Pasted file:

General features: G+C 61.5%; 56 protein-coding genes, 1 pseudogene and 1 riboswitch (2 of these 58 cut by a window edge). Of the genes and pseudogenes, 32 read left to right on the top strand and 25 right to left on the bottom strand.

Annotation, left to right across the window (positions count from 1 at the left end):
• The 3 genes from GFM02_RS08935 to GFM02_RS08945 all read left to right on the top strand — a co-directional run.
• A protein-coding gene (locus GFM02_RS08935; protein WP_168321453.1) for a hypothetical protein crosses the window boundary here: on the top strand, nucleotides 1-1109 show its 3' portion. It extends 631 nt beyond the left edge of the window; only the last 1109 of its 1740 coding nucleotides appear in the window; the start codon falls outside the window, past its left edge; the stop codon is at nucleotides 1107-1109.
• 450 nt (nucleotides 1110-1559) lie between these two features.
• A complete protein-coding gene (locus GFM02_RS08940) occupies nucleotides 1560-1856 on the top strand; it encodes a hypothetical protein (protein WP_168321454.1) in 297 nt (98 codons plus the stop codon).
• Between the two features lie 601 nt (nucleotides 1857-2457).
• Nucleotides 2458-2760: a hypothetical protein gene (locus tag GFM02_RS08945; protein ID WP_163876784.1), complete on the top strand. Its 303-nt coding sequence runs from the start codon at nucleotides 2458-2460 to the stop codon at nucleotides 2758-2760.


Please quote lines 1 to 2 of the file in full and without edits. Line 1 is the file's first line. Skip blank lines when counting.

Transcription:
General features: G+C 61.5%; 56 protein-coding genes, 1 pseudogene and 1 riboswitch (2 of these 58 cut by a window edge). Of the genes and pseudogenes, 32 read left to right on the top strand and 25 right to left on the bottom strand.

Annotation, left to right across the window (positions count from 1 at the left end):